John Coltrane's Both Directions at Once: The Lost Album: Background information when reading An Inventory of Losses

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An Inventory of Losses

by Judith Schalansky

An Inventory of Losses by Judith Schalansky X
An Inventory of Losses by Judith Schalansky
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  • First Published:
    Dec 2020, 224 pages

    Paperback:
    Nov 2021, 224 pages

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Book Reviewed by:
Jamie Chornoby
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John Coltrane's Both Directions at Once: The Lost Album

This article relates to An Inventory of Losses

Print Review

Black and white photo of John Coltrane playing saxophoneSarah Schalansky's book An Inventory of Losses introduces readers to an eclectic group of 12 things that no longer exist, from extinct species to ruined castles. But early on, Schalansky notes that sometimes the opposite happens — something is pulled back into public consciousness after a period of dormancy. One of these things is John Coltrane's Both Directions at Once: The Lost Album.

John Coltrane (1927-1967) is hailed as one of the greatest and most influential jazz figures of all time, shaping 20th-century music as a saxophonist, bandleader and composer. His musical inclinations were shaped at a young age from hearing spiritual music when his grandfather, an African Methodist Episcopal reverend, preached in North Carolina. In 1943 after Coltrane's father passed, he and his mother moved to Philadelphia where he enrolled in the Ornstein School of Music. Two years later, Coltrane was drafted into World War II, but he maintained focused on music and played in Naval bands during his service.

Leaving the Navy in 1945, Coltrane embarked on his professional music career. Quickly swept into the wave of other jazz icons of the time, Coltrane played in bands alongside Dizzy Gillespie (1917-1993), Miles Davis (1926-1991) and Thelonious Monk (1917-1982). Though Coltrane's musical prowess was documented in interviews and pictures, he spent little time in the recording studio in these early years. That changed in the mid-to-late 1950s. He carved out a style of his own not just as a performer but as a producer and bandleader, reliant on instrumental solos and frequent improvisation. Although groundbreaking, some critics disliked the new direction, with one referring to Coltrane's improvised solos as "extended double-time flurries notable for their lack of direction."

In 1960, Coltrane's personal life transformed in many ways. He had a spiritual awakening; broke away from the heroin addiction that had plagued him throughout the '50s; and became a supporter of civil rights, Black power, Black consciousness and pan-Africanism. With this new take on life, he assembled a band called the Classic Quartet comprised of Jimmy Garrison (bass), McCoy Tyner (piano), Elvin Jones (drums) and Coltrane himself (saxophone). Instead of backing away from his contested techniques, he embraced them. For instance, modal improvisation — working between musical modes rather than a singular tonal center — became a central element of his sound. Commanding. Vigorous. Racing. Dense. He charted new territory in experimental, avant-garde jazz, rejecting typical melodious harmonies and interjecting traditional components of slave spirituals, blues and classical European and Indian music.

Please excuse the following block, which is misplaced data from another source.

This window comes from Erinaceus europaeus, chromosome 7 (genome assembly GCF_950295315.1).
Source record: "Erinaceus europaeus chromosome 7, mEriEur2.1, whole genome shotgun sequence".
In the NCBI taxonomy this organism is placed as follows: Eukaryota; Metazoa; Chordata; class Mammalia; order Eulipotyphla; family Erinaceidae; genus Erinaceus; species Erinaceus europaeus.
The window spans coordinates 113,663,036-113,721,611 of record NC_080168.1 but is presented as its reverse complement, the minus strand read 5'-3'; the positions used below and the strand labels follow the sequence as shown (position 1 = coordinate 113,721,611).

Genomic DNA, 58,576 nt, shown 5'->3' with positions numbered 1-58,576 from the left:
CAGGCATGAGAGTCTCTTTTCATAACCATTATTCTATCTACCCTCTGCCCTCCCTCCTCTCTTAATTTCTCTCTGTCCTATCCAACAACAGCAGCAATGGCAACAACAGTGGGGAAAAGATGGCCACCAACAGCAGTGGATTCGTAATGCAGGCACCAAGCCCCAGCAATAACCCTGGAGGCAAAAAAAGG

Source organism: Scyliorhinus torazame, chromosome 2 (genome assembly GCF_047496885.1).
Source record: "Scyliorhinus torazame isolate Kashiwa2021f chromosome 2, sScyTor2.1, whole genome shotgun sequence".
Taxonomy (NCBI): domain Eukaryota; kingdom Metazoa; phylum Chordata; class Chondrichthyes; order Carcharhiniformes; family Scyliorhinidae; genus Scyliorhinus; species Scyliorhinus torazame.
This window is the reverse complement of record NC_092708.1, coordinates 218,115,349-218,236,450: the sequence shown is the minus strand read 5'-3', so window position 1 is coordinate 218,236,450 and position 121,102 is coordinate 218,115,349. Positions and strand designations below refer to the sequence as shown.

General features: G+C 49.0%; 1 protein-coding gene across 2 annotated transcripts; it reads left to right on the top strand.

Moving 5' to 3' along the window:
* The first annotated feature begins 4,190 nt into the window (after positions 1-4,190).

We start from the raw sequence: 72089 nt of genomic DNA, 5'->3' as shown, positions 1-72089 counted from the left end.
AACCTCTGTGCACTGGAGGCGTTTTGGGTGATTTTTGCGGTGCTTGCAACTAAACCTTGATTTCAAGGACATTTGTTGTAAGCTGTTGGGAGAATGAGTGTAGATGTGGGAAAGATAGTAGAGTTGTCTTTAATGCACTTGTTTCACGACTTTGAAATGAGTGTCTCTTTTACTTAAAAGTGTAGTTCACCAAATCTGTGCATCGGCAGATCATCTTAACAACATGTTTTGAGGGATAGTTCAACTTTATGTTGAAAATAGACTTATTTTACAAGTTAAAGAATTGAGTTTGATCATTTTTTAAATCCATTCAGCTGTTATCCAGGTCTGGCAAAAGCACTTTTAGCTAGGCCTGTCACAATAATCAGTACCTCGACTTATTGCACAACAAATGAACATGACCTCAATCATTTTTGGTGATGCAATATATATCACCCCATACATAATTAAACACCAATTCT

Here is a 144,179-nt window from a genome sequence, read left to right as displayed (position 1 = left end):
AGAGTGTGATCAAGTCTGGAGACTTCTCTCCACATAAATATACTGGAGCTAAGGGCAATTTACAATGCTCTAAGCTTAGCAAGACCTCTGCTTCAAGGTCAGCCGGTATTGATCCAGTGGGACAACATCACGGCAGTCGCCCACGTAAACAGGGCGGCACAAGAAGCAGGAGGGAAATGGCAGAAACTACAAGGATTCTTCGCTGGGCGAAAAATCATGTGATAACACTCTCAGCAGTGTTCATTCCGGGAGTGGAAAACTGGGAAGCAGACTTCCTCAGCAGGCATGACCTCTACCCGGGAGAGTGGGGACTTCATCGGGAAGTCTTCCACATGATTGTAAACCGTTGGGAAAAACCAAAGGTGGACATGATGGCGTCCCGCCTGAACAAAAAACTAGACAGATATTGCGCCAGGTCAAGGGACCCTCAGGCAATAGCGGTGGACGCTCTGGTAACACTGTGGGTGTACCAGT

It was during this period that The Classic Quartet recorded Both Directions at Once (1963) during a single-day session for Impulse! Records, but the album was never released. After Coltrane died of liver cancer in 1967 at the age of 40, it was swept into the record company's archives, idle for decades, inaccessible to the public. In the years between the recording of Both Directions at Once and his death, it is hard to know what prevented the release. Did Coltrane view it as insignificant? Was he displeased with the sound? Was there contention with the studio? No one knows.

Nevertheless, in 2018, it was released by Coltrane's family. To free jazz lovers like American jazz saxophonist Sonny Rollins, discovering this lost musical artifact from what was arguably Coltrane's creative high point was "Like finding a new room in the Great Pyramid." The album's title suggests a state of being at both the beginning and the end of something, or maybe being in the middle, always. There is a sense of seeking, probing, making sense of the world that happens in this album – or maybe it was never supposed to be an album at all, but a collection of convoluted, unresolved outtakes. Regardless of the interpretation, there is undeniably a type of push-and-pull in this nonlinear, surprisingly elegant, rhapsodic release.

To experience Coltrane's exhumed music, start with the piece "Untitled Original 11383" below.

John Coltrane, courtesy of Discogs

Filed under Music and the Arts

Article by Jamie Chornoby

This "beyond the book article" relates to An Inventory of Losses. It originally ran in November 2020 and has been updated for the November 2021 paperback edition. Go to magazine.

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